Monday, July 26, 2010

On a state of almost indescribable busy-ness


When people ask me, "How are you?" I am more and more inclined to include this truthful phrase in my answer: "I am almost indescribably busy."

Playing witness to myself, let me observe what I am doing here - and was doing long before I became fully aware I was doing it.

Since I am a writer and love to play with words, I cannot truthfully state that I am unable to describe how busy I am. I might say, that on my "day off" today, after leading three back-to-back workshops right after doing the Coast to Coast AM radio show live from 3-5 AM on Friday, I am:

- writing and editing a book that I must deliver before the end of August
- walking the dog
- working actively towards publication of two new works of fiction
- arranging publication of my first collection of poetry
- paying bills
- writing 4 articles for my two blogs (this one and my Dream Gates blog at Beliefnet)
- journaling
- buying groceries
- bringing myself back up to speed on my e-course for Spirituality & Health which has a global interactive forum that never sleeps
- playing travel agent and conference planner and hotel reservations clerk for several upcoming trips and programs
- fielding a few hundred email and FB messages
- doing my Synchronicity Walk, when I gather pop-up symbols and messages from the world around me
- reading several books at once
- having 8-9 conversations with the builders who are working on new steps for my house
- doing online research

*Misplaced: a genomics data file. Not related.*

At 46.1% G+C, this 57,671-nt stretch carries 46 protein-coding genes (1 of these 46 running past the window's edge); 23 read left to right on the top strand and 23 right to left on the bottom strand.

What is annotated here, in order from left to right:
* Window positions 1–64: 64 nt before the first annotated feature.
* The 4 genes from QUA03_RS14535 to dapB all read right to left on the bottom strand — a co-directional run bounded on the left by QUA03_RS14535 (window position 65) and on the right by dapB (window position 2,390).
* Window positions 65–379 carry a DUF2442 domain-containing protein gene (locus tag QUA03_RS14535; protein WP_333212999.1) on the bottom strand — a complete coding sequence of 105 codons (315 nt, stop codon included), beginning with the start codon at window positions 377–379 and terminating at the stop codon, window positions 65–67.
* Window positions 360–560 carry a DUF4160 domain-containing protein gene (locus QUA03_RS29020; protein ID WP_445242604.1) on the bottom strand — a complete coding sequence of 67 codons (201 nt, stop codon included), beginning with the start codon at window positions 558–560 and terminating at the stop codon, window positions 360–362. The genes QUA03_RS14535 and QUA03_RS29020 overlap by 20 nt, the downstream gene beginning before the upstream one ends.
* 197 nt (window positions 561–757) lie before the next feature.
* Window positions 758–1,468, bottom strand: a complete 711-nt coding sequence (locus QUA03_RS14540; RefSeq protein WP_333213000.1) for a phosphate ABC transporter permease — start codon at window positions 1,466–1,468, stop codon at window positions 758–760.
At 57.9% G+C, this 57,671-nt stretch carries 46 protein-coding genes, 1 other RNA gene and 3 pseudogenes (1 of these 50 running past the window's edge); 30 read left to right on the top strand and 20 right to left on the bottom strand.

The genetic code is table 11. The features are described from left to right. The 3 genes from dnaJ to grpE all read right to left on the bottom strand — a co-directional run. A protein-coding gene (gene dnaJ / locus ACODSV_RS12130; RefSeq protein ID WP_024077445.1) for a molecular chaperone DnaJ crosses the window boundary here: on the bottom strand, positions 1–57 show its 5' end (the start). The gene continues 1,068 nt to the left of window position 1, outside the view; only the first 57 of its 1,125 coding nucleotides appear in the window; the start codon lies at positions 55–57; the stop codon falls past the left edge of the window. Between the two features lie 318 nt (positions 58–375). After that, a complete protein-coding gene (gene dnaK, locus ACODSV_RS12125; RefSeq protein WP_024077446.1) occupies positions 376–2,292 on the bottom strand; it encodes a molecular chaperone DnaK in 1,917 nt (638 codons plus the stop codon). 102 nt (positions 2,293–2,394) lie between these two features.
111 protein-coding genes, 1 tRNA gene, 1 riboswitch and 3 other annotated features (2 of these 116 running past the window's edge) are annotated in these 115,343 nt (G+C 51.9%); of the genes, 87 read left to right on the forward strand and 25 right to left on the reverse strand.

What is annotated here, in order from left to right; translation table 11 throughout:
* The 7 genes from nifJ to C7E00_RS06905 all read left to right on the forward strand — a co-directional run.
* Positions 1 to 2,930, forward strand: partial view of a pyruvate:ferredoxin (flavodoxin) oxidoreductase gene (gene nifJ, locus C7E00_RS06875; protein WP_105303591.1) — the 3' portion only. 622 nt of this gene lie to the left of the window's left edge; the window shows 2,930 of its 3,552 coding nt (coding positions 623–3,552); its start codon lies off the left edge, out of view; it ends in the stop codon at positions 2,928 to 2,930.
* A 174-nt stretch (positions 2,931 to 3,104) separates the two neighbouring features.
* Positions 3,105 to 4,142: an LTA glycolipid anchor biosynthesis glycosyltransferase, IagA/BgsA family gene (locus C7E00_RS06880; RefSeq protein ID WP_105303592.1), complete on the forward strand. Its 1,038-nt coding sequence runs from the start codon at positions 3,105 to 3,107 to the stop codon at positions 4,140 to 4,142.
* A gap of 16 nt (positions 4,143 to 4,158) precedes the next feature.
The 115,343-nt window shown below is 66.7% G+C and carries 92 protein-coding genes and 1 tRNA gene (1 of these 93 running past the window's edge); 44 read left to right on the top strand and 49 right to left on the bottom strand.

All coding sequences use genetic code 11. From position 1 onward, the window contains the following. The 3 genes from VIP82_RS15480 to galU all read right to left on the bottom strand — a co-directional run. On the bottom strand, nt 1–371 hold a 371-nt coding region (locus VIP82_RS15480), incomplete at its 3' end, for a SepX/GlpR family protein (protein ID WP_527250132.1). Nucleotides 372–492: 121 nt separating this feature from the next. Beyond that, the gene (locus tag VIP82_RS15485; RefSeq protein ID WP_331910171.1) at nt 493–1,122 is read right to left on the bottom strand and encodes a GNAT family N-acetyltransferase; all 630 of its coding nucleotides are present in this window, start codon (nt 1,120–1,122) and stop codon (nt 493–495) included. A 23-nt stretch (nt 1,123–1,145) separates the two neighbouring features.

- making sure I have at least one good deep uninterrupted conversation with my brilliant. deep-thinking daughter who is home for the summer
- getting ready to lead future seminars and trainings that sometimes require me to spend 12-14 contact hours a day with my students

ENOUGH!

The point is that once you start making an inventory of your busy-ness, you give up time and energy and can succeed in laying yourself and your unfortunate listeners flat. .

I will probably never inflict a list of this kind on myself, let alone readers or listeners, again.

Which leads me back to the virtue of being almost indescribably busy.

On any day but this - when I am breaking my general rule to deliver a cautionary tale - I could always tell you in how many ways I am busy, but I won't do it.

Haven't you noticed how people who aren't doing all that much can never seem to find time or energy to do just one thing more? By contrast, people who are truly busy can always manage to do one thing more - as long as they don't slow down to tell you how busy they are...

23 comments:

Worldbridger said...

Sounds like the technosphere has you well and truly in its grasp.

Don said...

Robert ~~ It has been my observation that those who have nothing much to do are often not very happy. I have known people who died, bored, shortly after retirement. One whom I knew well made excellent financial preparations for retirement. There were all kinds of things he could have done, but evidently nothing he wanted to do. Within a year he committed suicide.